A Threat To Monitor Science Is Quashed

WASHINGTON—The research establishment has beaten back Congress’s most serious attempt yet to grab control of investigations and punishment of scientific misconduct. But the victory may be shortlived unless scientists can demonstrate greater will and prowess in policing their own house. The latest threat to the autonomy of universities and other research institutions was a last-minute congressional proposal to create an independent Office of Scientific Integrity. The measure was dra

Jeffrey Mervis
Oct 30, 1988

WASHINGTON—The research establishment has beaten back Congress’s most serious attempt yet to grab control of investigations and punishment of scientific misconduct. But the victory may be shortlived unless scientists can demonstrate greater will and prowess in policing their own house.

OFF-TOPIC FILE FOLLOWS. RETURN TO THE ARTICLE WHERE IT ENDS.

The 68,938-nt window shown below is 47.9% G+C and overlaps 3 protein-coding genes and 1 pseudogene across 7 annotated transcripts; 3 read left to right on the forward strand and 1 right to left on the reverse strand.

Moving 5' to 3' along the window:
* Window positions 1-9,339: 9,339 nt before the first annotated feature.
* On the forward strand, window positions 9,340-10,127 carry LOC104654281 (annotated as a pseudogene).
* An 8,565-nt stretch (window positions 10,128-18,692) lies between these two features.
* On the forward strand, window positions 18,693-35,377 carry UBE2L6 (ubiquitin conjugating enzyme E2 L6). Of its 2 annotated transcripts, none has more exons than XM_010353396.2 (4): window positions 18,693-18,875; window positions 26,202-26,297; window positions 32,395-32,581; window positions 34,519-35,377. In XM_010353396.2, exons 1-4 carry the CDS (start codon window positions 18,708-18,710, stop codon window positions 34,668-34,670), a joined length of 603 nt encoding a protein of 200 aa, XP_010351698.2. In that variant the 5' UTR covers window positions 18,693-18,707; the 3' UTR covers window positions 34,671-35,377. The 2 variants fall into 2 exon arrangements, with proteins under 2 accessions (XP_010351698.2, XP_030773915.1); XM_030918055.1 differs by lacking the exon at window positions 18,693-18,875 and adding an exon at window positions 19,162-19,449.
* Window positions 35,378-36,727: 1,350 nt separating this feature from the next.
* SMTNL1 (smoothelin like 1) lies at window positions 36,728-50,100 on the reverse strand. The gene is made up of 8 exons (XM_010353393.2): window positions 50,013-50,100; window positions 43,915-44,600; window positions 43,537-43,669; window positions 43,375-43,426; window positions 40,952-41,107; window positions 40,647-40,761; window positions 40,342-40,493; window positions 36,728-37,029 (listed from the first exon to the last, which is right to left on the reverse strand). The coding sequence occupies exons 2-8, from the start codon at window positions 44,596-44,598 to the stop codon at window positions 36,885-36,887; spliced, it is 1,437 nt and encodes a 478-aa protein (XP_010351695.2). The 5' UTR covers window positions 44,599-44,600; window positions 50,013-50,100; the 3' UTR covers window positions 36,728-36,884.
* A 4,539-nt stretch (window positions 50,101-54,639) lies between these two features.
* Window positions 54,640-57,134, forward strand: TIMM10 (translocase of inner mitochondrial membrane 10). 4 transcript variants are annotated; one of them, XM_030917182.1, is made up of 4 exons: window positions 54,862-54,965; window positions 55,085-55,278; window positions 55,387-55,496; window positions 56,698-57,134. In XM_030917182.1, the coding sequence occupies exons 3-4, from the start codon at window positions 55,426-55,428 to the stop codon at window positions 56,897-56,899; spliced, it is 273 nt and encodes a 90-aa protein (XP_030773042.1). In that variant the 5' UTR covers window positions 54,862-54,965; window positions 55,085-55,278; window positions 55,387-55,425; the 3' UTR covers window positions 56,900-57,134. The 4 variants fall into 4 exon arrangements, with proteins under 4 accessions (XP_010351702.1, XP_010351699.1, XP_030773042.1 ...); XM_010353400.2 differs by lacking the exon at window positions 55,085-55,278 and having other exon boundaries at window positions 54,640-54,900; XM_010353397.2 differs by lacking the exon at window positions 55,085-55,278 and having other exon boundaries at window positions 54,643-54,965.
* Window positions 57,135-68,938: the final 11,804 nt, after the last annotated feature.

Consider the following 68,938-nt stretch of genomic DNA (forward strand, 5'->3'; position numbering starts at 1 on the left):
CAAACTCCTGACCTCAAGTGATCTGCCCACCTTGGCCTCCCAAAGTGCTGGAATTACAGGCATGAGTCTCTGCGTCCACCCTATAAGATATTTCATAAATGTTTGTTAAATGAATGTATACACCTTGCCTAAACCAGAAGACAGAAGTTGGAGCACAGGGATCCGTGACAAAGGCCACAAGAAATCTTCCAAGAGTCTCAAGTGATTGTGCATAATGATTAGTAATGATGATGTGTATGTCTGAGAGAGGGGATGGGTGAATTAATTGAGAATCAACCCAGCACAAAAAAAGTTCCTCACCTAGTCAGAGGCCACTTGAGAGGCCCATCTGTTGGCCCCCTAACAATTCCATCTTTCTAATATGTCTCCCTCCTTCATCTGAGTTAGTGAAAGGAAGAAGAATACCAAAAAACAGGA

The latest threat to the autonomy of universities and other research institutions was a last-minute congressional proposal to create an independent Office of Scientific Integrity. The measure was drafted by the staff of two influential House members, Rep. John Dingell (D-Mich.) and Rep. Henry Waxman (D-Calif.), chairmen of the House committee and subcommittee that oversee the National Institutes of Health.

The two men offered their changes as an amendment to a bill authorizing ongoing and new programs at NIH. It turned out tobe the wrong strategy. The overall NIH bill contained several controversial provisions, including language on the use of fetal tissue in research that the Senate refused to accept;...

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